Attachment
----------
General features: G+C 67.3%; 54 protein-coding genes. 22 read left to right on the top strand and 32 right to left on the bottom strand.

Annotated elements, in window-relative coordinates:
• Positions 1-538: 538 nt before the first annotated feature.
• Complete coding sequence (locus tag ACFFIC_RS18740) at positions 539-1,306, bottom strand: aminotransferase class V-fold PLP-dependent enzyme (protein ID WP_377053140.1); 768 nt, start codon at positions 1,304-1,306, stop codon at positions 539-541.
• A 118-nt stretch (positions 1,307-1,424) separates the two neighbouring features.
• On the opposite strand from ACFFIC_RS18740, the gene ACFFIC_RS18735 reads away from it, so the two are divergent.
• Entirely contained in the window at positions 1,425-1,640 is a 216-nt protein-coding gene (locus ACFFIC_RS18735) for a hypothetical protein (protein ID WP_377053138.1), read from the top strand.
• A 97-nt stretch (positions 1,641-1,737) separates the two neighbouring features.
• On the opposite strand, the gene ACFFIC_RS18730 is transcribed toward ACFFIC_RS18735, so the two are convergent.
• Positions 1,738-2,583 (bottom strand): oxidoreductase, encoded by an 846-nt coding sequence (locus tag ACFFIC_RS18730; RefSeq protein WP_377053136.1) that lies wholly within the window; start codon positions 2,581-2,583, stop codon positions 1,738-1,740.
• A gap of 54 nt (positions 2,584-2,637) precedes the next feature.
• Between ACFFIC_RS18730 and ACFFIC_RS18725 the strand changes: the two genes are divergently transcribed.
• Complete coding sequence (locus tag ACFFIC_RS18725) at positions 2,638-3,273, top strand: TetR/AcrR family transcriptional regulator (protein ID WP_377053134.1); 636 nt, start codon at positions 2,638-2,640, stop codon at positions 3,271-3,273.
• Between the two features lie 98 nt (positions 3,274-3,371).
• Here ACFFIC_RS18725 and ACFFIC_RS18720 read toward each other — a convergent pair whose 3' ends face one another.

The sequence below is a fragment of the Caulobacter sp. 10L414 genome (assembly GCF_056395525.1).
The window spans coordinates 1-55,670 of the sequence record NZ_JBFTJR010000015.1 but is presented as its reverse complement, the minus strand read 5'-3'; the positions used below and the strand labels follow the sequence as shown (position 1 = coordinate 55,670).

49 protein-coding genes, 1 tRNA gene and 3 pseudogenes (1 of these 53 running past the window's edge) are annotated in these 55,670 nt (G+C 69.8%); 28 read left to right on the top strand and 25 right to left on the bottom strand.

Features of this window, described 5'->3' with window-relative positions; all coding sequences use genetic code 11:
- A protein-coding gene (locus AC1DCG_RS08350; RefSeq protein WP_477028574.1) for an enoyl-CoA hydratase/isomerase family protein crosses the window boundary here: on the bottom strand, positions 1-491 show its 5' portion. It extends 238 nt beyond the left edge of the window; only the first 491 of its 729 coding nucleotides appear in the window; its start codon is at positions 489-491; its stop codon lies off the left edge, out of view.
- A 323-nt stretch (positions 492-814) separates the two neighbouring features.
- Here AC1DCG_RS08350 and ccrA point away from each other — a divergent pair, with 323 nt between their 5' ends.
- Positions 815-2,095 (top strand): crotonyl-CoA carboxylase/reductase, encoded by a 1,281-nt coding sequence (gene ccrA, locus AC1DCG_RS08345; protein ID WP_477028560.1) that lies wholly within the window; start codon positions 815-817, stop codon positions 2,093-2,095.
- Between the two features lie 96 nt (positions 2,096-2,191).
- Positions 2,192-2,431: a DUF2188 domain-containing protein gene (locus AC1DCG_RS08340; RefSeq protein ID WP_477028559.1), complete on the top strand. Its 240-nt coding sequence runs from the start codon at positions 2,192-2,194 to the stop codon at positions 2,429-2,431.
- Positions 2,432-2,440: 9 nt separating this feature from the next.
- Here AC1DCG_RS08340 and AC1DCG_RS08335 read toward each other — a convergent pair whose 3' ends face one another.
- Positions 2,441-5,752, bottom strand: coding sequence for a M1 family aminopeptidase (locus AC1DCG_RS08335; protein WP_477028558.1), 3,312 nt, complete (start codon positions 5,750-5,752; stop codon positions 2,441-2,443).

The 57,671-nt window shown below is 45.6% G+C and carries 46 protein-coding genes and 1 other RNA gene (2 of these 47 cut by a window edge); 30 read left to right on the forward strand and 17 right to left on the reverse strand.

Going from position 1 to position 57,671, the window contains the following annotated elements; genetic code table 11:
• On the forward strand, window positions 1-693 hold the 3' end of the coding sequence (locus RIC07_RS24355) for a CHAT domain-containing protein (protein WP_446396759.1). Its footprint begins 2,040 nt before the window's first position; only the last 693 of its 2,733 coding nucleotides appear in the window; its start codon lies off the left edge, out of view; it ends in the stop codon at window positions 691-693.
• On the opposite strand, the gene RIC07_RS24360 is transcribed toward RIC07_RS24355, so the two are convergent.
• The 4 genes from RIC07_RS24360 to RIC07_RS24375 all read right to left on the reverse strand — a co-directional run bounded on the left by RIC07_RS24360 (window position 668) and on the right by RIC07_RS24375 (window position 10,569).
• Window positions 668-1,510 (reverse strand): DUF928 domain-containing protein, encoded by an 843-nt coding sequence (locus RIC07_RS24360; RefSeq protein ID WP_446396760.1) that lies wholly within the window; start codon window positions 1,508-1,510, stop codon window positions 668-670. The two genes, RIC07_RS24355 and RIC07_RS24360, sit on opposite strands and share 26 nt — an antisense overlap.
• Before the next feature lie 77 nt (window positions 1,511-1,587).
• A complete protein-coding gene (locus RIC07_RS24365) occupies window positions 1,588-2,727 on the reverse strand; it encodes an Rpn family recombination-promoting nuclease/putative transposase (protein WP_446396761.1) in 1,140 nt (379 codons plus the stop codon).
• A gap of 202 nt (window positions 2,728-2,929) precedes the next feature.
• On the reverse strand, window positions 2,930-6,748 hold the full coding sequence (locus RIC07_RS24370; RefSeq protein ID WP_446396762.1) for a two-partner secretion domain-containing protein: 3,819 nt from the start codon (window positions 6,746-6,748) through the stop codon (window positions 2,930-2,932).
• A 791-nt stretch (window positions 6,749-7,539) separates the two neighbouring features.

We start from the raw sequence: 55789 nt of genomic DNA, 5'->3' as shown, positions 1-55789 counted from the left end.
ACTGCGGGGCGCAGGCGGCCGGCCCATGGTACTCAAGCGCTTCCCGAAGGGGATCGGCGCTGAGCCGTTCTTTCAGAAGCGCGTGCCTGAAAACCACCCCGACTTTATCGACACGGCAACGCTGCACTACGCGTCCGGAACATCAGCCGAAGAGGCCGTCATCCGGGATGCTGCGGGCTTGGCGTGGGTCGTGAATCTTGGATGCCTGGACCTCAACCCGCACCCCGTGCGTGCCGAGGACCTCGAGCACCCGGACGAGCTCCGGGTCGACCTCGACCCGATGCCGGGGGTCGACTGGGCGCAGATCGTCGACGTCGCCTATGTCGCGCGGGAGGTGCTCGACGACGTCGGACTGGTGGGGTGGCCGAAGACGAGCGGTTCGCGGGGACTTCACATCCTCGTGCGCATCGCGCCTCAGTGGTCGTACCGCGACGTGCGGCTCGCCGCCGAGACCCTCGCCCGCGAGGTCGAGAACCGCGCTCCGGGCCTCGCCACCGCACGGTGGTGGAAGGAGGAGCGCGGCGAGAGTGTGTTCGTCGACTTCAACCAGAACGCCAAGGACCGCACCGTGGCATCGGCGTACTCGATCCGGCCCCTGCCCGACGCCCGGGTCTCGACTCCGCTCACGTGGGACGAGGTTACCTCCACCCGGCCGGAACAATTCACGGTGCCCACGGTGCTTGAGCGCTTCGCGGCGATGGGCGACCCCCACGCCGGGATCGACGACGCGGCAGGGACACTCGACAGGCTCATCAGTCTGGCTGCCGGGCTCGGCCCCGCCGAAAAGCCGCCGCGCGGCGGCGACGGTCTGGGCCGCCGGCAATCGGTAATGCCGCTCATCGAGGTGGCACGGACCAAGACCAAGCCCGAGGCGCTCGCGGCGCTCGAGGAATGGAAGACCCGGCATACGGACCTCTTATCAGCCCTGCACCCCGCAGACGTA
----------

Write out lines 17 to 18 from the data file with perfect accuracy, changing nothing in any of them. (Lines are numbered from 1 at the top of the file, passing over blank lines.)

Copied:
The window spans coordinates 1-55,670 of the sequence record NZ_JBFTJR010000015.1 but is presented as its reverse complement, the minus strand read 5'-3'; the positions used below and the strand labels follow the sequence as shown (position 1 = coordinate 55,670).

49 protein-coding genes, 1 tRNA gene and 3 pseudogenes (1 of these 53 running past the window's edge) are annotated in these 55,670 nt (G+C 69.8%); 28 read left to right on the top strand and 25 right to left on the bottom strand.